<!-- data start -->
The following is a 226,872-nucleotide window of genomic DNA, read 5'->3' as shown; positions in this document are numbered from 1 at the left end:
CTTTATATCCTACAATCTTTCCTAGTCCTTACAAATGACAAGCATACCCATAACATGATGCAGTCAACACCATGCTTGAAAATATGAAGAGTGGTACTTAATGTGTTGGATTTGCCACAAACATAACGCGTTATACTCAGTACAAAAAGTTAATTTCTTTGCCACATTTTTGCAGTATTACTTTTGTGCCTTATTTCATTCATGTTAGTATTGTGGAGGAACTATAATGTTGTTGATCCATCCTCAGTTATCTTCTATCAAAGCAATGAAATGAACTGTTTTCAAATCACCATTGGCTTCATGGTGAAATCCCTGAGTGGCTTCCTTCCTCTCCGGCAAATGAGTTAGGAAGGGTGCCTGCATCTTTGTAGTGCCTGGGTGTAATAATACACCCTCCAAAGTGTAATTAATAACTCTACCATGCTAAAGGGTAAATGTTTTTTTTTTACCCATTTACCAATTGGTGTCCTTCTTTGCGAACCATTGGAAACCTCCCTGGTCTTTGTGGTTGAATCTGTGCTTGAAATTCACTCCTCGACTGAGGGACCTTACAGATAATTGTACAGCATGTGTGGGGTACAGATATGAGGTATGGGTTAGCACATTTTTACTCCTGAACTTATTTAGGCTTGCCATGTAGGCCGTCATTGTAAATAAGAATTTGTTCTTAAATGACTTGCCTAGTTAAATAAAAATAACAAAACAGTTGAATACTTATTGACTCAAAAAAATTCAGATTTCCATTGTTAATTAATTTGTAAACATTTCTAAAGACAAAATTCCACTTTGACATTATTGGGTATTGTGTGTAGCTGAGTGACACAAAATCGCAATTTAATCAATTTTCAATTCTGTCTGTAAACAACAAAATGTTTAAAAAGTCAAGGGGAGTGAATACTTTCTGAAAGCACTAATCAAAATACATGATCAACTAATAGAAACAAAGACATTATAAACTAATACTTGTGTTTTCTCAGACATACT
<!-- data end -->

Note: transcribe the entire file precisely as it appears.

The following is a 226,872-nucleotide window of genomic DNA, read 5'->3' as shown; positions in this document are numbered from 1 at the left end:
CTTTATATCCTACAATCTTTCCTAGTCCTTACAAATGACAAGCATACCCATAACATGATGCAGTCAACACCATGCTTGAAAATATGAAGAGTGGTACTTAATGTGTTGGATTTGCCACAAACATAACGCGTTATACTCAGTACAAAAAGTTAATTTCTTTGCCACATTTTTGCAGTATTACTTTTGTGCCTTATTTCATTCATGTTAGTATTGTGGAGGAACTATAATGTTGTTGATCCATCCTCAGTTATCTTCTATCAAAGCAATGAAATGAACTGTTTTCAAATCACCATTGGCTTCATGGTGAAATCCCTGAGTGGCTTCCTTCCTCTCCGGCAAATGAGTTAGGAAGGGTGCCTGCATCTTTGTAGTGCCTGGGTGTAATAATACACCCTCCAAAGTGTAATTAATAACTCTACCATGCTAAAGGGTAAATGTTTTTTTTTTACCCATTTACCAATTGGTGTCCTTCTTTGCGAACCATTGGAAACCTCCCTGGTCTTTGTGGTTGAATCTGTGCTTGAAATTCACTCCTCGACTGAGGGACCTTACAGATAATTGTACAGCATGTGTGGGGTACAGATATGAGGTATGGGTTAGCACATTTTTACTCCTGAACTTATTTAGGCTTGCCATGTAGGCCGTCATTGTAAATAAGAATTTGTTCTTAAATGACTTGCCTAGTTAAATAAAAATAACAAAACAGTTGAATACTTATTGACTCAAAAAAATTCAGATTTCCATTGTTAATTAATTTGTAAACATTTCTAAAGACAAAATTCCACTTTGACATTATTGGGTATTGTGTGTAGCTGAGTGACACAAAATCGCAATTTAATCAATTTTCAATTCTGTCTGTAAACAACAAAATGTTTAAAAAGTCAAGGGGAGTGAATACTTTCTGAAAGCACTAATCAAAATACATGATCAACTAATAGAAACAAAGACATTATAAACTAATACTTGTGTTTTCTCAGACATACT